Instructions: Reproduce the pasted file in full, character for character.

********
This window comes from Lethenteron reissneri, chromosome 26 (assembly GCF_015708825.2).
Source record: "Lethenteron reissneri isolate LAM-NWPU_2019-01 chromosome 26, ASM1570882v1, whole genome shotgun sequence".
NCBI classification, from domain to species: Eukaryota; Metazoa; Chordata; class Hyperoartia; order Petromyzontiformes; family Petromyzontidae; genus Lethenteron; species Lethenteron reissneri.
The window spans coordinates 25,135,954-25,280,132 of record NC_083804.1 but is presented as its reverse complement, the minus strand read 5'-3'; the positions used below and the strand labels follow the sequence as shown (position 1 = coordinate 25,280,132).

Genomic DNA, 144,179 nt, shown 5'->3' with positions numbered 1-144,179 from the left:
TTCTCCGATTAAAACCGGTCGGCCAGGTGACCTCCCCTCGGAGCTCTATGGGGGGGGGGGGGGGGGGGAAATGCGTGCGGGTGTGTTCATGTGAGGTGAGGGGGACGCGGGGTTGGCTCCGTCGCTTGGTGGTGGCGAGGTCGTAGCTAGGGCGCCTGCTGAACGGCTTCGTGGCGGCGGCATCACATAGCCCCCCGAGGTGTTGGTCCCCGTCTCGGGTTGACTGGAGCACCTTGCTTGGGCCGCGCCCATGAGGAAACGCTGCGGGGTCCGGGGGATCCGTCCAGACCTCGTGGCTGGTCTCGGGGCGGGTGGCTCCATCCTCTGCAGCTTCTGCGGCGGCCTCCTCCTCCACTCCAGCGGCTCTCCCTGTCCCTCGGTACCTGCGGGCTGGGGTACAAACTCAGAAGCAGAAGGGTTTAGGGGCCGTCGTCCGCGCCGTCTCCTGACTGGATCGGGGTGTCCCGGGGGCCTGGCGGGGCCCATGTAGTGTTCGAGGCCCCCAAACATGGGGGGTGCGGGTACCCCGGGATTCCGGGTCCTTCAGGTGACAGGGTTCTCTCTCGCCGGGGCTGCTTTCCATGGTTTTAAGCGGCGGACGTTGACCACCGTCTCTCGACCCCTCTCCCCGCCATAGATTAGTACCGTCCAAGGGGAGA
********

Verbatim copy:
This window comes from Lethenteron reissneri, chromosome 26 (assembly GCF_015708825.2).
Source record: "Lethenteron reissneri isolate LAM-NWPU_2019-01 chromosome 26, ASM1570882v1, whole genome shotgun sequence".
NCBI classification, from domain to species: Eukaryota; Metazoa; Chordata; class Hyperoartia; order Petromyzontiformes; family Petromyzontidae; genus Lethenteron; species Lethenteron reissneri.
The window spans coordinates 25,135,954-25,280,132 of record NC_083804.1 but is presented as its reverse complement, the minus strand read 5'-3'; the positions used below and the strand labels follow the sequence as shown (position 1 = coordinate 25,280,132).

Genomic DNA, 144,179 nt, shown 5'->3' with positions numbered 1-144,179 from the left:
TTCTCCGATTAAAACCGGTCGGCCAGGTGACCTCCCCTCGGAGCTCTATGGGGGGGGGGGGGGGGGGGAAATGCGTGCGGGTGTGTTCATGTGAGGTGAGGGGGACGCGGGGTTGGCTCCGTCGCTTGGTGGTGGCGAGGTCGTAGCTAGGGCGCCTGCTGAACGGCTTCGTGGCGGCGGCATCACATAGCCCCCCGAGGTGTTGGTCCCCGTCTCGGGTTGACTGGAGCACCTTGCTTGGGCCGCGCCCATGAGGAAACGCTGCGGGGTCCGGGGGATCCGTCCAGACCTCGTGGCTGGTCTCGGGGCGGGTGGCTCCATCCTCTGCAGCTTCTGCGGCGGCCTCCTCCTCCACTCCAGCGGCTCTCCCTGTCCCTCGGTACCTGCGGGCTGGGGTACAAACTCAGAAGCAGAAGGGTTTAGGGGCCGTCGTCCGCGCCGTCTCCTGACTGGATCGGGGTGTCCCGGGGGCCTGGCGGGGCCCATGTAGTGTTCGAGGCCCCCAAACATGGGGGGTGCGGGTACCCCGGGATTCCGGGTCCTTCAGGTGACAGGGTTCTCTCTCGCCGGGGCTGCTTTCCATGGTTTTAAGCGGCGGACGTTGACCACCGTCTCTCGACCCCTCTCCCCGCCATAGATTAGTACCGTCCAAGGGGAGA